Of the 12 archetypes Carl Jung identified, the “wounded healer” is perhaps one of the best known. It is the idea that those who seek to help others are doing so because they are, in turn, helping themselves. It does not matter whether you are a teacher, a writer, a physician or an accountant: if you have a desire to help others because of a difficult past, this could very well be you. Here are a few classic signs that you’re a wounded healer, and that your work serving others ultimately heals you, too:
“The wound is where the light enters.” – Rumi
1. When you give other people advice, it feels like you are telling your younger self what you needed to hear. It’s this dynamic that makes you love to help others. Healing them heals you.
2. Since you were little, you’ve known that you wanted to help people. You may not have known how you were going to do it, but you were aware that you wouldn’t be happy unless your life amounted to service in some capacity.
3. Being recognized for your work is both your most intense desire, and your worst fear. You want other people to see you as a healer or teacher or writer or whatever, but at the same time, your deepest, most conflicting fear is being seen in that way.
4. You believe that without struggle, you cannot truly know happiness. You believe that there is a purpose in suffering, and that it is so we can see with complete clarity what it means to be at peace.
5. It’s hard not to let your work become your life. You give everything you have to what you do – and sometimes it’s hard for you to know when to draw a line. Your work is your life, but you wouldn’t have it any other way.
6. You sometimes help too much, and struggle to let people self-heal. You’ve learned the hard way that often, you can tell people the answer, but until they figure it out themselves, it won’t truly resonate.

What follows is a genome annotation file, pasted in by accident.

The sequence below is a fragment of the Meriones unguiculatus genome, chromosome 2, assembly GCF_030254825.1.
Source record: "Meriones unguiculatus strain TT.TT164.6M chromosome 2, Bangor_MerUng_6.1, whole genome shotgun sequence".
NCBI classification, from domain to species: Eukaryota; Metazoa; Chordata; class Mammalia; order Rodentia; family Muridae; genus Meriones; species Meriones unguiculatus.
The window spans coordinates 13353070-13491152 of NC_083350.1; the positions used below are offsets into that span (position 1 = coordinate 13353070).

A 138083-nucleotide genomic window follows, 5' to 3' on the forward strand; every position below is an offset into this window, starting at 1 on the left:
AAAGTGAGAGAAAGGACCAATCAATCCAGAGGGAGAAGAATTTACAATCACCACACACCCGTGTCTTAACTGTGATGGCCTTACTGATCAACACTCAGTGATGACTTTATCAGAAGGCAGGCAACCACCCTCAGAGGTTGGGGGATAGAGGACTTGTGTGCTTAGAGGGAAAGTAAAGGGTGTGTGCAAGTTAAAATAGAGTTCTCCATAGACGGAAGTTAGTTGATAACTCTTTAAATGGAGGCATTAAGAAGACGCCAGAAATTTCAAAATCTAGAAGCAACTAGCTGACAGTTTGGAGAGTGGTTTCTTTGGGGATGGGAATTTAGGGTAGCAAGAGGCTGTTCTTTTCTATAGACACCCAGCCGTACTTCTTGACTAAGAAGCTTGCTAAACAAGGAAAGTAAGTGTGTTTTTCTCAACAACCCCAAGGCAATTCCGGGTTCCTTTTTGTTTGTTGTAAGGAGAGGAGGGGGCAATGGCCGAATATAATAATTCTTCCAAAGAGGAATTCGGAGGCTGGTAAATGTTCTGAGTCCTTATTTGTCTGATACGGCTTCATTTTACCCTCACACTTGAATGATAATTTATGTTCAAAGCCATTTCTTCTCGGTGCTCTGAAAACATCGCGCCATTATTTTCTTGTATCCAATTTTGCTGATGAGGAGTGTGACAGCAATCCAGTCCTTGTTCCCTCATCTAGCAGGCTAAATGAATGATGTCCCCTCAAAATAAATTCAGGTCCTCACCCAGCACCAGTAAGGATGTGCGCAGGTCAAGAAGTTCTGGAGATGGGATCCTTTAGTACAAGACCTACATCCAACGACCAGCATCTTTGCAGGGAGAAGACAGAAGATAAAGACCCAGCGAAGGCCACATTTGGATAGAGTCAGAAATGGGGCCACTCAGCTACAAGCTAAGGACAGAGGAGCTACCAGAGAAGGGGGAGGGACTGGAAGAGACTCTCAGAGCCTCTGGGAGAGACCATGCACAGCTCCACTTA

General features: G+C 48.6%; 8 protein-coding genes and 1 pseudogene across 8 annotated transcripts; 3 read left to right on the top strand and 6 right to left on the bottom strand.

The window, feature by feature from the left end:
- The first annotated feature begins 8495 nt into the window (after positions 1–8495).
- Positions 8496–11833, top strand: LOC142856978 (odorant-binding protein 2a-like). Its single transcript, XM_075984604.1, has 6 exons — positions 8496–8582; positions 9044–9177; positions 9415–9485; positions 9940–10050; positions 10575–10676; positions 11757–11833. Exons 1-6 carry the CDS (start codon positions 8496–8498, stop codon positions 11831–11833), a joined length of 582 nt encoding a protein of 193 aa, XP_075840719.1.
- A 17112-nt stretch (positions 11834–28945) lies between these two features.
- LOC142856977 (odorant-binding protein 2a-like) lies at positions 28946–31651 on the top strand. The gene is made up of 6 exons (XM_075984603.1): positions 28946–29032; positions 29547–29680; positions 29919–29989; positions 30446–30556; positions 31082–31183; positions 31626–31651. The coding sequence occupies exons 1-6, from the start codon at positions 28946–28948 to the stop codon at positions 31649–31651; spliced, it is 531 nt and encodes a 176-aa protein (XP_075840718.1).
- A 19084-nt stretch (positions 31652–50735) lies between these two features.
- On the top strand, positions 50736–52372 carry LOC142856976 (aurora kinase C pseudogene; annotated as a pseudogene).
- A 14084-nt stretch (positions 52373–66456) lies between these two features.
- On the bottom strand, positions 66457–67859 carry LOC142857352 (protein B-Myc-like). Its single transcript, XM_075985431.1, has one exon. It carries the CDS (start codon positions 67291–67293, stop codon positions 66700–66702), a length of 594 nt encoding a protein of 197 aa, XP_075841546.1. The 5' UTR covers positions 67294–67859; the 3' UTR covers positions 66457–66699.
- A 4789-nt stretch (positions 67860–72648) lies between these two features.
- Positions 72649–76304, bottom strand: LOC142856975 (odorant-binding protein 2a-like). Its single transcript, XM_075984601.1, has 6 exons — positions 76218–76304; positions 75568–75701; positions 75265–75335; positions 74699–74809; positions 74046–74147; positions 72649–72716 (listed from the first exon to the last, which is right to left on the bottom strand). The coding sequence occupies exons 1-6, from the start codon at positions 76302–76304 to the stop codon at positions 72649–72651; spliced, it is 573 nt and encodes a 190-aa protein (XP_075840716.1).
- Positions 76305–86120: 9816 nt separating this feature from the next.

7. Criticism feels particularly painful to you. As someone who has been deprived of love in some way (that’s what all wounds are made of, FYI) sometimes criticism can sting more than it should (but you pull through).
8. You are grateful for the difficulties you went through. You recognize that the most painful times in your life were the most deeply transformative; without them, you would not be who you are or where you are. They were necessary (and transitory).
9. You are always working on yourself. You are committed to self-growth, and you are always open to ways you could be more open-minded, more loving, or more aware.
10. You want to fix everything, sometimes to a fault. It’s hard for you to see the difference between being a perfectionist and being driven toward the life you want. You often blur the line between dedication and near-insanity.
11. You have a very sound sense of purpose. You know why you’re here, and you know what you’re here to do, even if it’s just be present and be as kind as you can.
12. Your life goal is to know that you helped even just one person, even just a little. You don’t have to save the world, and in fact, you don’t really care to. All you want to know is that you helped at least one person in their life. That, to you, is success.
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